In the summer of 1798, a French fleet carrying an army of 33,000 arrived off the coast of Egypt. The curious soldiers peered out from their ships at lone and level sands stretching away. There was nothing to be seen beneath the burning sun but a tower, which some said was a mosque, but orders soon shook them from their reveries, and they were sent clambering into barges and rowing boats which took them across the waves to the barren shore.

Napoleon’s invasion of Egypt had begun.

Napoleon’s fleet, and his future plans, was destroyed by Nelson in Aboukir bay in August 1799, just a few weeks after the French landing.

It is a fascinating episode and not just because of the complicated geopolitics (Napoleon was hoping to strangle British trade routes to India) but also because we have a huge number of first-hand accounts describing what it was like to take part in this exotic expedition. A good number of officers and men left diaries, letters and memoirs, and many of the scholars Napoleon took with him to survey modern Egypt, and the ancient treasures it was said to contain, also left detailed recollections. This allows us to recreate the campaign and the experience through the eyes of the participants. And this is something I have spent the last few years doing.

Map of the Battle of the Nile.

For the vast majority of those who went to Egypt (predominantly men but with a handful of officers’ wives) it was their first time out of Europe. Some had not even seen the sea. Their initial impression of Malta, their first stop on the way, was that it was barren, rather too hot and that it was a culture which treated women badly. Egypt was, then, an even greater shock. Of course, they marvelled at the pyramids (“the biggest is 500 paces high and each face 680 paces wide” according to Jean Claude Vaxelaire), broke into spontaneous applause when they caught sight of Dendera, swam in the Nile (despite being terrified of crocodiles) and climbed the sphynx. But they were shocked, and even a little horrified, by everything else.  They really struggled with the food, finding it either bad or weird (Jean-François Detroye noted that “sour little lemons are the only fruits here. And bananas which taste a bit like some of our pear varieties in Europe”), and they really missed white bread and red wine. They took to drinking copious amounts of strong coffee (stirring it with a twig for want of a spoon) and imitated the natives by smoking pipes (a habit which kept some moisture in the mouth, although others tried sucking lead shot). They baulked at some of the strange local manners, especially those concerning meals (as General Belliard put it, bemoaning the lack of chairs and cutlery, “bum on the floor, as tradition dictates, and the fork Old Adam [i.e., fingers] made use of”) and resented the way women were kept out of sight and out of the way. They found the landscape unwelcoming, missing the greenery and variety of Europe, and found travelling across it a hazardous undertaking on account of the heat as well as bands of Arab raiders, bandits and vengeful Mamelukes. Local hostility was matched by the risks of local diseases which could strike just as unexpectedly, and many of the French were laid low by exotic afflictions such as the plague or ophthalmia or were forced to brave the indignities of dysentery. All this, combined with the general indifference of the Egyptian population to these new infidel invaders, meant the French felt unwelcome, persecuted even, but also incredibly isolated, locked up as they were both physically and psychologically in the towns and their forts.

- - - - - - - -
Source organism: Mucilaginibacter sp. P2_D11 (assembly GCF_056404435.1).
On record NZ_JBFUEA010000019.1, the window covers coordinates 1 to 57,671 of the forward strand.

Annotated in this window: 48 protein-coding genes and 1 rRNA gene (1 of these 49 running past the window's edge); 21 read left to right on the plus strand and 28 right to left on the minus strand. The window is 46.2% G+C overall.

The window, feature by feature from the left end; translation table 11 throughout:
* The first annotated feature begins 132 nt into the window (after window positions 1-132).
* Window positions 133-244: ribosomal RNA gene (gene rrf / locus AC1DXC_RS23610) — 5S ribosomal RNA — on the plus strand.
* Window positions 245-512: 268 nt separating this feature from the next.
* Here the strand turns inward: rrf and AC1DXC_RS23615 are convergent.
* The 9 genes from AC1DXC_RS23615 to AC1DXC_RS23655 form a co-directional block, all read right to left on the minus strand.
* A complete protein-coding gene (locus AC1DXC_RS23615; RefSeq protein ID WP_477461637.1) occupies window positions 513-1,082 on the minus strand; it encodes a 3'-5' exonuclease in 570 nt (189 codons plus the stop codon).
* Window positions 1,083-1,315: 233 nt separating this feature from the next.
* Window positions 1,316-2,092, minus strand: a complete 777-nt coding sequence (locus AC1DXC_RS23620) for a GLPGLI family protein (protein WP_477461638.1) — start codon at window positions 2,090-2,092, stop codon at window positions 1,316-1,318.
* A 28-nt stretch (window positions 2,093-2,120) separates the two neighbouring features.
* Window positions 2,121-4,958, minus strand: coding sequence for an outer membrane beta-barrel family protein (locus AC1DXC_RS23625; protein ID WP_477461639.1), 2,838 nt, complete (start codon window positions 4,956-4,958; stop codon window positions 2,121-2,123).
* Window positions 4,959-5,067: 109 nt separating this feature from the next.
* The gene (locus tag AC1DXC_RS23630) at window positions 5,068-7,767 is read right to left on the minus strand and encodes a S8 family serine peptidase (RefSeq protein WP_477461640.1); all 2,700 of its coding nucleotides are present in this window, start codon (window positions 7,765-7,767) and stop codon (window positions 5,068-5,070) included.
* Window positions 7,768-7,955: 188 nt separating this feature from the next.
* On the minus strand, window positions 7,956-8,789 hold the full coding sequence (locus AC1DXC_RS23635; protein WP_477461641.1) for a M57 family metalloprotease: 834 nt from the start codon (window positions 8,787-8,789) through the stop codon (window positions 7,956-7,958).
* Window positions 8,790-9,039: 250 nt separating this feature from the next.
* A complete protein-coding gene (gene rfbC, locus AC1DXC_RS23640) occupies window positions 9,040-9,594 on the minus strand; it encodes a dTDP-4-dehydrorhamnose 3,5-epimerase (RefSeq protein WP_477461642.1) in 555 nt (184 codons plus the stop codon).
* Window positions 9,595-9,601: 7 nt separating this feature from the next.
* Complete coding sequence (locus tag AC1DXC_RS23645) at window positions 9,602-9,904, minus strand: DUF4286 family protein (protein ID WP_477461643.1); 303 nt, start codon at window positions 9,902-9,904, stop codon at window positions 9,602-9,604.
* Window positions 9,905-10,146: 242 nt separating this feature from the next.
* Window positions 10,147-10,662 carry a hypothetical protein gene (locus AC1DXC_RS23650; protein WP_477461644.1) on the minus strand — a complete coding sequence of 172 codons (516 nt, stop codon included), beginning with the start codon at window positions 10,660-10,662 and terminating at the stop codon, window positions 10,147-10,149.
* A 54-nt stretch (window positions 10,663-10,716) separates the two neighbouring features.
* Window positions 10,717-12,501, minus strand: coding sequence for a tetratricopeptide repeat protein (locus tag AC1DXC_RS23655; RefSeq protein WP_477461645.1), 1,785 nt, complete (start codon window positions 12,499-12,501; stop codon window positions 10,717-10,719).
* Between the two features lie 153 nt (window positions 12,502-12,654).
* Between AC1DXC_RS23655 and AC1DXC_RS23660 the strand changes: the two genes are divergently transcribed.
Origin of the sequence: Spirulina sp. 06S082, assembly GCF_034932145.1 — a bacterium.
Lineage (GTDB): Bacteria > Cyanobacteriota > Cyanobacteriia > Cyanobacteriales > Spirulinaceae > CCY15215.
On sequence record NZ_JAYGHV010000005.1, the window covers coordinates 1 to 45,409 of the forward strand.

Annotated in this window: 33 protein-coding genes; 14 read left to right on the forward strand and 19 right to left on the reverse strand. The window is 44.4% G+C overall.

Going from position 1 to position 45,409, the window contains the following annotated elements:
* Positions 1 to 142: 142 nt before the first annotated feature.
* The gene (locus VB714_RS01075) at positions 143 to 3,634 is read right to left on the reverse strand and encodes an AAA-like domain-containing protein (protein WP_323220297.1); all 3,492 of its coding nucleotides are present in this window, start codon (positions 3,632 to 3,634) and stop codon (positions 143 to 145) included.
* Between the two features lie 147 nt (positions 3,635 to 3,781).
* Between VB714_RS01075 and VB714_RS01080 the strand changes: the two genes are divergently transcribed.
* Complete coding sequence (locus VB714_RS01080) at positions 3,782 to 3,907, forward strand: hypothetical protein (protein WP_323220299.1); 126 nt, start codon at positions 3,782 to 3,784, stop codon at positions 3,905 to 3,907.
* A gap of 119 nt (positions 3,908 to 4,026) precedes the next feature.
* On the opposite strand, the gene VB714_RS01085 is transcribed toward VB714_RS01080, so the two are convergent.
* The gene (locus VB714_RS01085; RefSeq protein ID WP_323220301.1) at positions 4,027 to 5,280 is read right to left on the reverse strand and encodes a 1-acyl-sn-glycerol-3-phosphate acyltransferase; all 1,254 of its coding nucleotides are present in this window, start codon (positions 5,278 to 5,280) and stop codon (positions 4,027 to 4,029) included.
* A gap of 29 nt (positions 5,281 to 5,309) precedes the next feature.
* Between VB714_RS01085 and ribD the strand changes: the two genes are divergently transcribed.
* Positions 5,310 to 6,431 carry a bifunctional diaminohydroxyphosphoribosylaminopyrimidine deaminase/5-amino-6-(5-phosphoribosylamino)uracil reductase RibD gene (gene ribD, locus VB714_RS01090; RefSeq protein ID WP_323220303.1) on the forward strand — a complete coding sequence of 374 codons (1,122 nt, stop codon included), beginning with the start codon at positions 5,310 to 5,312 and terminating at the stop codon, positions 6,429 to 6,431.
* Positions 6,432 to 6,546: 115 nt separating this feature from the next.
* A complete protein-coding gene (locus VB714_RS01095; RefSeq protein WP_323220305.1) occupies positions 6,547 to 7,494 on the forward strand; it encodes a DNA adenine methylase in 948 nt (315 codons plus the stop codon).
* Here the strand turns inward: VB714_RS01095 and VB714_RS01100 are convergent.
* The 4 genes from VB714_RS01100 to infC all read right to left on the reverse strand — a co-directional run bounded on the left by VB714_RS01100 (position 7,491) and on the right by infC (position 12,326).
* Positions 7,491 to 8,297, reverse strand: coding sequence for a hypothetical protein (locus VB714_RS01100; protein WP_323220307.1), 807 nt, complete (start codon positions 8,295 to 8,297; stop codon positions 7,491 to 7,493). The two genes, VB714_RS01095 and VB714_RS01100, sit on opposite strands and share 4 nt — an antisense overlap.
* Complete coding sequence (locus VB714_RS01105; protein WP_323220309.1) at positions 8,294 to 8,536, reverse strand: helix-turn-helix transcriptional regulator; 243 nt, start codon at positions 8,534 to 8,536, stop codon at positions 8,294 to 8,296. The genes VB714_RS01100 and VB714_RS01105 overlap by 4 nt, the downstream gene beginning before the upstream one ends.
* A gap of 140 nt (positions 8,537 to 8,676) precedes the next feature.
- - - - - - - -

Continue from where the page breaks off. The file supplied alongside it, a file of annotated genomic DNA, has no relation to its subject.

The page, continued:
Baron Lejeune’s almost panoramic painting of the battle of the pyramids is a glorious depiction of battle, even if a little romanticised when it comes to some of the realities of this first major encounter between the Frenc and the Mameluke warlords of Egypt.

Still, for all the dangers they braved, and all the energy they had expended keeping a wary eye out for signs of trouble, and an ear open for whisperings of jihad, the survivors were not altogether bitter and many brought back more than just the odd mummified cat and bag of coffee. They came back with some pride that they had been part of an adventure in which the eyes of the world had, momentarily, rested on them. That they had overcome so many dangers, sometimes gloriously and often only just. That they had overthrown an ancient government in an ancient land and that the flag of their new republic now fluttered over Cairo, Suez and Jaffa. And, no doubt, that they had shared in some of the glory of fighting alongside Napoleon. But, reading their accounts, there is a quieter more understated sentiment, too, one which reminds us that whilst Napoleon may have conquered Egypt, it was their triumph to have survived it.

Jonathan North's book Napoleon's Invasion of Egypt is available for purchase now.